Magnificent Seven/Alias Smith and Jones. Originally published in the fanzine Let's Ride #9, from Neon RainBow fanfic disclaimer that wouldn't last ten seconds in a court of law: These aren't my characters. I'm just borrowing them for, um, typing practice. Uh, yeah, typing practice. They will be returned to their original owners (relatively) undamaged. No profit was made from the writing of this story; 'tis an amateur work of fiction.
Fireworks in Four Corners
by Susan M. M.
July 3, 1877
Mary and Billy Travis were waiting when the stage pulled into town. Judge Orin Travis, a middle-aged man with gray hair, was the first to climb down from the stagecoach. He helped his wife down.
"Grandma, Grandpa!" Billy ran to hug them.
His grandfather forgot his magisterial dignity, picked the boy up, and swung him around.
"Orin, you'll make the boy dizzy," his wife Evie scolded. As soon as the judge set Billy down, she knelt to smother him in kisses.
"Easy with that box," another passenger warned the driver, who was handing luggage down. "You don't want to risk dropping it too hard, or letting it fall."
Billy broke away from his grandmother's embrace. "Are those the fireworks?"
"Billy, this is Mr. Sullivan, the pyrotechnic expert," the judge said. He was still fit, despite being nearly sixty; his iron-gray hair was as thick as it had been when it was black.
"Pi-ro-tek-nik," the boy stumbled over the strange word.
"Fireworks, son," Sullivan translated. "I'm the man who's gonna set the sky on fire in red, white, and blue flames."
The elder Mrs. Travis kissed the younger Mrs. Travis on the cheek. "You look well, Mary."
"So do you. Would you like a chance to freshen up after your trip?"
"That would be wonderful," Evie agreed.
"May I carry this for you, ma'am?" Larabee appeared out of nowhere and took her suitcase. He turned to face the judge. "JD would like to see you."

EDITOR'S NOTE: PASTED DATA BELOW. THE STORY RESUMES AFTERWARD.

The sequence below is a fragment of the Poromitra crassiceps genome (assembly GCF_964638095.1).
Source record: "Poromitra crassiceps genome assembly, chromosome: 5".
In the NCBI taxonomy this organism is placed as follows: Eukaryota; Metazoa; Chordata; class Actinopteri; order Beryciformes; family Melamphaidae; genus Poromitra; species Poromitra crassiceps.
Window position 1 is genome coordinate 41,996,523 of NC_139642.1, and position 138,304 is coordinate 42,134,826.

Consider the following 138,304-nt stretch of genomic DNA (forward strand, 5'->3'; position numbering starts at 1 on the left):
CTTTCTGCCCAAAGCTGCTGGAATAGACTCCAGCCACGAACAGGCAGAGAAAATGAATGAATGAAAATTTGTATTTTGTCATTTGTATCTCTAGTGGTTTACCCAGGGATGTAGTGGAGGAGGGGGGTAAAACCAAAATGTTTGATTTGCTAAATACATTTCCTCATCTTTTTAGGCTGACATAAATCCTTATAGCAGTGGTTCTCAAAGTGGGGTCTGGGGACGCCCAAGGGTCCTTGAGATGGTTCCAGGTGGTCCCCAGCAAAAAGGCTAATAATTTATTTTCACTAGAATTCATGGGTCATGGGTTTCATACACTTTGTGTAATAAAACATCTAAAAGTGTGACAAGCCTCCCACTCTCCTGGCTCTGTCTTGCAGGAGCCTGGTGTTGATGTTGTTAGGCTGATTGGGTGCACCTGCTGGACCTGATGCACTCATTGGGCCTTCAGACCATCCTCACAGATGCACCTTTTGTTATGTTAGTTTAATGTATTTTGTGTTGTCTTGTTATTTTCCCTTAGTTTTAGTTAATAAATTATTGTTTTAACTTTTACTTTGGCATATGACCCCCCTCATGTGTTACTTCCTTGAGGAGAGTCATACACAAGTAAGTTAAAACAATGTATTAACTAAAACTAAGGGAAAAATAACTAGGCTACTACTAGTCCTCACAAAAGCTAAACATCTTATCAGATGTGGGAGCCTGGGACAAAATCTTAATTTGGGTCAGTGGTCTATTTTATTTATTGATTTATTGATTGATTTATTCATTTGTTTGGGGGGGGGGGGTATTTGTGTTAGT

Judge Travis gave Mary a quick peck on the cheek. "I'll join you ladies as soon as I can. Mr. Larabee, please meet me at the jail in a few minutes."
JD had his feet up on his desk, a well-worn dime novel in his hands. He glanced up when the door to the sheriff's office opened, saw the judge, and nearly fell out of the chair in his haste to sit up properly. Jock Steele's Blood on the Prairie dropped to the floor.
Travis chuckled. "Hello, JD."
"Howdy, Judge," said the red-faced young sheriff.
"Is this your prisoner?" The judge approached the cell.
"Yes, sir. His name's Campbell."
"I'll have to order a change of venue," Travis announced. "I couldn't possibly be an impartial judge in this case."
"What's that mean?" Campbell demanded suspiciously.
"It means, sir, that since I want nothing better than to take a horsewhip to you, it would be highly improper for me to judge your case. I'll make arrangements to have you transported to Prescott after the holiday. Judge Bolton can hear your case."
The door opened. Chris Larabee stepped inside.
"Ah, Mr. Larabee, I was just explaining to Mr. Campbell here that a change of venue will be required. Would you be so kind as to fetch the two men who rescued Billy? We'll need depositions from them both."
"You want them both at once or one at a time?"
"One at a time, I think. Bring them over to the Clarion office. It would be better if they didn't give their testimony in front of the accused."
Larabee touched his hat and went out the door as silently as he'd come in.
He found Curry at the livery stable, applying a poultice to a strawberry roan that had been spur-galled.
"Judge wants to see you," Larabee announced.
"Me?" Curry asked, trying to sound innocent.
"Now." Larabee's tone brooked no argument.
"I can't just up and leave," Curry protested. "I just got hired a few days ago; I don't wanna get fired."
"Hey, Charlie," Larabee called.
"I'm borrowing your new hand for an hour or two. The judge needs to talk to him. That okay with you?" Larabee asked.
"If the judge needs to talk to him, I reckon so," Charlie Smith allowed reluctantly. "Send him back as soon as you can, though. These stalls ain't gonna muck themselves out."
Larabee escorted Curry to the Clarion office. Neither man spoke a word on the way.
"This is Thaddeus Jones." Larabee didn't quite push Curry through the door. "He's the one who shot Campbell."